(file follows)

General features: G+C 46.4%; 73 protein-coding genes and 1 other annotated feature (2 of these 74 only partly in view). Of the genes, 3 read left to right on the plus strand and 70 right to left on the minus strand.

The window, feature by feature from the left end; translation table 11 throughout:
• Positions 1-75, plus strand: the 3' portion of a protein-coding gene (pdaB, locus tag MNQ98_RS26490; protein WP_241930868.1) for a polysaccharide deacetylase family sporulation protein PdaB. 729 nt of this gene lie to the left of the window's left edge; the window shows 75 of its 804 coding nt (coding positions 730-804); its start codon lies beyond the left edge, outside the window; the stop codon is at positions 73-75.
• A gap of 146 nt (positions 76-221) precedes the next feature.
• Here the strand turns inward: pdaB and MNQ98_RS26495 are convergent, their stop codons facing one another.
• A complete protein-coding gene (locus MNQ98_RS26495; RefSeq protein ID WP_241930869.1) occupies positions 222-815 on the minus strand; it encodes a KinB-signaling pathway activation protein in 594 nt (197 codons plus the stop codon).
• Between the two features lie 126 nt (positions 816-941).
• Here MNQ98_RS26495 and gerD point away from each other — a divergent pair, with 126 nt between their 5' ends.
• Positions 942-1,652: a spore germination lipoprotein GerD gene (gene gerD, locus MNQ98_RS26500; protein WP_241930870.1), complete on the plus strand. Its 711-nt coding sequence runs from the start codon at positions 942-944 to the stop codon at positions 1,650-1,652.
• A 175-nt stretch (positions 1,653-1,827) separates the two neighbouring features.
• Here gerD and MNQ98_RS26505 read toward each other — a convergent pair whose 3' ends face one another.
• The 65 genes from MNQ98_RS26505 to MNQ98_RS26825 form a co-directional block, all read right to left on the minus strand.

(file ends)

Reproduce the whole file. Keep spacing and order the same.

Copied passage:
General features: G+C 46.4%; 73 protein-coding genes and 1 other annotated feature (2 of these 74 only partly in view). Of the genes, 3 read left to right on the plus strand and 70 right to left on the minus strand.

The window, feature by feature from the left end; translation table 11 throughout:
• Positions 1-75, plus strand: the 3' portion of a protein-coding gene (pdaB, locus tag MNQ98_RS26490; protein WP_241930868.1) for a polysaccharide deacetylase family sporulation protein PdaB. 729 nt of this gene lie to the left of the window's left edge; the window shows 75 of its 804 coding nt (coding positions 730-804); its start codon lies beyond the left edge, outside the window; the stop codon is at positions 73-75.
• A gap of 146 nt (positions 76-221) precedes the next feature.
• Here the strand turns inward: pdaB and MNQ98_RS26495 are convergent, their stop codons facing one another.
• A complete protein-coding gene (locus MNQ98_RS26495; RefSeq protein ID WP_241930869.1) occupies positions 222-815 on the minus strand; it encodes a KinB-signaling pathway activation protein in 594 nt (197 codons plus the stop codon).
• Between the two features lie 126 nt (positions 816-941).
• Here MNQ98_RS26495 and gerD point away from each other — a divergent pair, with 126 nt between their 5' ends.
• Positions 942-1,652: a spore germination lipoprotein GerD gene (gene gerD, locus MNQ98_RS26500; protein WP_241930870.1), complete on the plus strand. Its 711-nt coding sequence runs from the start codon at positions 942-944 to the stop codon at positions 1,650-1,652.
• A 175-nt stretch (positions 1,653-1,827) separates the two neighbouring features.
• Here gerD and MNQ98_RS26505 read toward each other — a convergent pair whose 3' ends face one another.
• The 65 genes from MNQ98_RS26505 to MNQ98_RS26825 form a co-directional block, all read right to left on the minus strand.